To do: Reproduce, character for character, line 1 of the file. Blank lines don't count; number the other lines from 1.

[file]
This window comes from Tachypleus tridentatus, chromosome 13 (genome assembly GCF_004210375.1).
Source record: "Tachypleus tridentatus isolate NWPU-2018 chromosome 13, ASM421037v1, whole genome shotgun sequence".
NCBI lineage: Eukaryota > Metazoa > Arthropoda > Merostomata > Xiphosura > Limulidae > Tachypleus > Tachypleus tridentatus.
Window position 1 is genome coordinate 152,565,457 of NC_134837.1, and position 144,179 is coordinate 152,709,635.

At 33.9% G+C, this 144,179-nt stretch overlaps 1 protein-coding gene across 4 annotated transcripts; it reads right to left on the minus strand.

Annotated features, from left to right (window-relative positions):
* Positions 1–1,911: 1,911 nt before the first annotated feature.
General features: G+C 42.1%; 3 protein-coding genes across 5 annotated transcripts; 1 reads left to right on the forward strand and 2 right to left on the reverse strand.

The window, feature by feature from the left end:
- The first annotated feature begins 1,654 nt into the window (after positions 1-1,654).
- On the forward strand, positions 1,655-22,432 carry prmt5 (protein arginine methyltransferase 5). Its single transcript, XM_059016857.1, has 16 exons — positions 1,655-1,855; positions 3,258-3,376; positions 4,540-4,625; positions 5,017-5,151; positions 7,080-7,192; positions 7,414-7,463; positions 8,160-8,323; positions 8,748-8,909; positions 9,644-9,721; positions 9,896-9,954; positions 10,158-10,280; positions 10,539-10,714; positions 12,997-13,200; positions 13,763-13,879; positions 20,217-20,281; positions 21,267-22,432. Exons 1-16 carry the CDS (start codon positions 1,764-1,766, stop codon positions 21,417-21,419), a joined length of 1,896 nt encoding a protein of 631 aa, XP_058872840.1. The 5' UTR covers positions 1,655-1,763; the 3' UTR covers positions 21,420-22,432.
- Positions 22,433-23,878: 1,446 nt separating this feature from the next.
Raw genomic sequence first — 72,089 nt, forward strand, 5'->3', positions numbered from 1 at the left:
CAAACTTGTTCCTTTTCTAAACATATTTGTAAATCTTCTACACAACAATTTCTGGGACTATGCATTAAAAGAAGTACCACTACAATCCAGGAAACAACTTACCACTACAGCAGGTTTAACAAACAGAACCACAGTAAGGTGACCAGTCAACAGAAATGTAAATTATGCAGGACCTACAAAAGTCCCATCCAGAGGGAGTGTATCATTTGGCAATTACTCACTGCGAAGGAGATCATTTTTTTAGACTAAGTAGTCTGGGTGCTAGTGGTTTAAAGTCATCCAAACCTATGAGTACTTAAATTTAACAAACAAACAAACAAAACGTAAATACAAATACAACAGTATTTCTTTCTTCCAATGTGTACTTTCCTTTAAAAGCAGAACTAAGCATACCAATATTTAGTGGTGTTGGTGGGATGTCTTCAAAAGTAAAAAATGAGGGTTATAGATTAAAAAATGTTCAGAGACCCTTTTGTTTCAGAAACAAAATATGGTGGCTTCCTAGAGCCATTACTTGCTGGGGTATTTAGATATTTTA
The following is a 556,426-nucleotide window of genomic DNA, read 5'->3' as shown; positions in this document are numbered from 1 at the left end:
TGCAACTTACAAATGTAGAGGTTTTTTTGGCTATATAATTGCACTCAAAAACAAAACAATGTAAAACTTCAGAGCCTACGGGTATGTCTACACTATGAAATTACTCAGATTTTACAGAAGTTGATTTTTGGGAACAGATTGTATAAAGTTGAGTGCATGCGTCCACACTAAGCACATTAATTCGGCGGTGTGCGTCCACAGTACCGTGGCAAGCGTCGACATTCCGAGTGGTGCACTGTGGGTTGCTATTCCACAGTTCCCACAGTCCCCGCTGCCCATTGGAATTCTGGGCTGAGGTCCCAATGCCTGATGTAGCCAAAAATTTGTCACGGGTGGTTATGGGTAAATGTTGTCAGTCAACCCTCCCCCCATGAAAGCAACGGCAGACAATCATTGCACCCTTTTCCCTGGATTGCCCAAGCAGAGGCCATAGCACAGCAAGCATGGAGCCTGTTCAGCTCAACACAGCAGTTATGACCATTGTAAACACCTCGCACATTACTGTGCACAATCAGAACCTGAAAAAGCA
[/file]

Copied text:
This window comes from Tachypleus tridentatus, chromosome 13 (genome assembly GCF_004210375.1).